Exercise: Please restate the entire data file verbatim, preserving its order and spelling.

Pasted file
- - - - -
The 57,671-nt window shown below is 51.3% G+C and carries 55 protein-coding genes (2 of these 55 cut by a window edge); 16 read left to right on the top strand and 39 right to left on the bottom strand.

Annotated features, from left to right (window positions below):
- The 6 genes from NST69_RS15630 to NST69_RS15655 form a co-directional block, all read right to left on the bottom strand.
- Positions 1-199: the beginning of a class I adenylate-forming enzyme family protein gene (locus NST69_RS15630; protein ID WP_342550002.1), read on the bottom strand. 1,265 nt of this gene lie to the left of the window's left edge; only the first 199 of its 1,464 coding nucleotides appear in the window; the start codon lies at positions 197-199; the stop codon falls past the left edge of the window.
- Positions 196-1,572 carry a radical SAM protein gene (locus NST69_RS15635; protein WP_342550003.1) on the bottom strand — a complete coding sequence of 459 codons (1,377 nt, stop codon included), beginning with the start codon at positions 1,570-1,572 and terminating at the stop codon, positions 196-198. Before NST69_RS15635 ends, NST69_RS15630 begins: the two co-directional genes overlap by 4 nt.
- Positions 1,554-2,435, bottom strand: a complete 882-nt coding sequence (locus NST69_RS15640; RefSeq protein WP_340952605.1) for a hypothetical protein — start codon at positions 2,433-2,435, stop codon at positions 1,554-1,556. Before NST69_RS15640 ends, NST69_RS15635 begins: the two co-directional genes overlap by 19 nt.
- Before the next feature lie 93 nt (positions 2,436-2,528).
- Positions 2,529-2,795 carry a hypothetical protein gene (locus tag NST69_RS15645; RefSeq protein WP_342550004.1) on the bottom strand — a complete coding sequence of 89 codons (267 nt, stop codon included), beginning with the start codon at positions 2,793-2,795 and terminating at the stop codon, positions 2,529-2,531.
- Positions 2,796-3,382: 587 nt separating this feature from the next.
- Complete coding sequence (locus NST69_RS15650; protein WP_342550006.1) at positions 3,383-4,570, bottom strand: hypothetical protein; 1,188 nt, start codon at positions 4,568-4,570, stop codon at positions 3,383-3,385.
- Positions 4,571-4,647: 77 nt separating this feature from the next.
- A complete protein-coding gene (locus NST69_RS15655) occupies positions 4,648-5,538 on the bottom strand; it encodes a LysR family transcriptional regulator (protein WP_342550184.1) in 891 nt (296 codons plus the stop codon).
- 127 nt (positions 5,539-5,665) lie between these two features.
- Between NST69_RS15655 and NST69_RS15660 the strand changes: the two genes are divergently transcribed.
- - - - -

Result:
The 57,671-nt window shown below is 51.3% G+C and carries 55 protein-coding genes (2 of these 55 cut by a window edge); 16 read left to right on the top strand and 39 right to left on the bottom strand.

Annotated features, from left to right (window positions below):
- The 6 genes from NST69_RS15630 to NST69_RS15655 form a co-directional block, all read right to left on the bottom strand.
- Positions 1-199: the beginning of a class I adenylate-forming enzyme family protein gene (locus NST69_RS15630; protein ID WP_342550002.1), read on the bottom strand. 1,265 nt of this gene lie to the left of the window's left edge; only the first 199 of its 1,464 coding nucleotides appear in the window; the start codon lies at positions 197-199; the stop codon falls past the left edge of the window.
- Positions 196-1,572 carry a radical SAM protein gene (locus NST69_RS15635; protein WP_342550003.1) on the bottom strand — a complete coding sequence of 459 codons (1,377 nt, stop codon included), beginning with the start codon at positions 1,570-1,572 and terminating at the stop codon, positions 196-198. Before NST69_RS15635 ends, NST69_RS15630 begins: the two co-directional genes overlap by 4 nt.
- Positions 1,554-2,435, bottom strand: a complete 882-nt coding sequence (locus NST69_RS15640; RefSeq protein WP_340952605.1) for a hypothetical protein — start codon at positions 2,433-2,435, stop codon at positions 1,554-1,556. Before NST69_RS15640 ends, NST69_RS15635 begins: the two co-directional genes overlap by 19 nt.
- Before the next feature lie 93 nt (positions 2,436-2,528).
- Positions 2,529-2,795 carry a hypothetical protein gene (locus tag NST69_RS15645; RefSeq protein WP_342550004.1) on the bottom strand — a complete coding sequence of 89 codons (267 nt, stop codon included), beginning with the start codon at positions 2,793-2,795 and terminating at the stop codon, positions 2,529-2,531.
- Positions 2,796-3,382: 587 nt separating this feature from the next.
- Complete coding sequence (locus NST69_RS15650; protein WP_342550006.1) at positions 3,383-4,570, bottom strand: hypothetical protein; 1,188 nt, start codon at positions 4,568-4,570, stop codon at positions 3,383-3,385.
- Positions 4,571-4,647: 77 nt separating this feature from the next.
- A complete protein-coding gene (locus NST69_RS15655) occupies positions 4,648-5,538 on the bottom strand; it encodes a LysR family transcriptional regulator (protein WP_342550184.1) in 891 nt (296 codons plus the stop codon).
- 127 nt (positions 5,539-5,665) lie between these two features.
- Between NST69_RS15655 and NST69_RS15660 the strand changes: the two genes are divergently transcribed.